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"An ensemble with such virtuosity and style" by Daniel Ginsberg
From The Washington Post
There used to be a strange disconnect between the Freer Gallery --
one of the nation's
superb Asian art museums -- and its excellent chamber music series,
decidedly in the more Western, Germanic tradition. In recent years,
the organizers have
smartly brought the performances more in line with the gallery's
presenting ensembles and programs that tie East and West together.
concert of the Shanghai Quartet at the gallery on Wednesday evening
showed the benefits
of this thoughtful approach.
The Shanghai Quartet gave an evocative performance of Yi-Wen
Jiang's "ChinaSong," a set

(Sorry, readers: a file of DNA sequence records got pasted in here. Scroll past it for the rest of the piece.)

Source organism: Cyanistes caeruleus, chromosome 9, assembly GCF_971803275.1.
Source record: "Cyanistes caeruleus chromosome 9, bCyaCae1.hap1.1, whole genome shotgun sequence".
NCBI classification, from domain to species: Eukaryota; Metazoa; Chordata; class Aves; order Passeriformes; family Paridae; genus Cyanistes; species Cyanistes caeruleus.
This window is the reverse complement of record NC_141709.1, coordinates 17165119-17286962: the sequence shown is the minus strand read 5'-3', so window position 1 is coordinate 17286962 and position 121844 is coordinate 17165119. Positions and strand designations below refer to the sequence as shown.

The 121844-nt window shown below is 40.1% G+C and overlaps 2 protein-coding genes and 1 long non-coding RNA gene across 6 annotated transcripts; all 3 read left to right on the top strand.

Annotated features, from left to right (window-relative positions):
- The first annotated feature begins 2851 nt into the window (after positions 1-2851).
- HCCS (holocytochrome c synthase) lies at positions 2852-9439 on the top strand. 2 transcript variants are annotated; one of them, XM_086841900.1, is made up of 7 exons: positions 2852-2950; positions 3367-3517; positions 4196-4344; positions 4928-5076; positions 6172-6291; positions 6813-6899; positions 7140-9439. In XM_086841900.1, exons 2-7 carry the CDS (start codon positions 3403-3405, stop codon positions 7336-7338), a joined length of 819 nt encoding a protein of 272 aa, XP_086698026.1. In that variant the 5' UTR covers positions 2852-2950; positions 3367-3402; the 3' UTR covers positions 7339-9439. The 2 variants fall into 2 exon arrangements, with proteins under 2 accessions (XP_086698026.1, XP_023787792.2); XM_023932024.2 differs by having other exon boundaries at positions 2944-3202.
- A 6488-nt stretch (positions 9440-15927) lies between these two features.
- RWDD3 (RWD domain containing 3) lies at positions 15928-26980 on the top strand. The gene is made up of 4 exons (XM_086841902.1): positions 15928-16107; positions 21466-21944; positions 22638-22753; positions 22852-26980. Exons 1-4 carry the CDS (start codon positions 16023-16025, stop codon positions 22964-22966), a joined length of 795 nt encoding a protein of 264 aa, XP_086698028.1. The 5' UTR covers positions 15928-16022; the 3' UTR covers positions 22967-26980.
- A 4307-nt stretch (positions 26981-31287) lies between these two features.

of Chinese folk song arrangements. The composer, with a clear knack
for color and part-
writing, treats ancient Chinese songs with light-handed deftness,
focusing more on
bringing out the mystery and melancholy of the melodies than imposing
a rigid structure.
In the ensemble's hands, each selection came off as a tender
effusion. There were some
beautiful solo flights as well as singing trills that conjured up
bountiful images of nature.
The Shanghai's performance of Bela Bartok's Quartet No. 1, Op. 7,
was as brooding and
mysterious as the Jiang was sweet and lighthearted. This vigorous and
constantly shifted mood and direction, brimming with strong attacks
and bold ensemble.
The Shanghai distilled the Asian-inspired sounds from Ravel's Quartet
in F. This ability to
highlight these underlying "exotic" influences was nothing
artificial, but seemed more like
a natural part of an ensemble of such virtuosity and style.
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